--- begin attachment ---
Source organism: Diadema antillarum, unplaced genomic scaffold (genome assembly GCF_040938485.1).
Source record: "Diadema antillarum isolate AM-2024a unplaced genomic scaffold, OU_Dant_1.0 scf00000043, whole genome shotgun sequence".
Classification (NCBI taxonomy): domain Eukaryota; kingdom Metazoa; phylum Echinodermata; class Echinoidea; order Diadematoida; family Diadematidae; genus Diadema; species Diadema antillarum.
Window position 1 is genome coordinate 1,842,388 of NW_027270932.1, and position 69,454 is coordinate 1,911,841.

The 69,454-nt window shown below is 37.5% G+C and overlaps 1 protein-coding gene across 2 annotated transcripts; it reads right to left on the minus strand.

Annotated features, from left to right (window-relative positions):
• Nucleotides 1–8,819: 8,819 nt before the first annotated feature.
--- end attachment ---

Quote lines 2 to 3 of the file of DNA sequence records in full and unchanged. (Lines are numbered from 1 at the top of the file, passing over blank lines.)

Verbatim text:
Source record: "Diadema antillarum isolate AM-2024a unplaced genomic scaffold, OU_Dant_1.0 scf00000043, whole genome shotgun sequence".
Classification (NCBI taxonomy): domain Eukaryota; kingdom Metazoa; phylum Echinodermata; class Echinoidea; order Diadematoida; family Diadematidae; genus Diadema; species Diadema antillarum.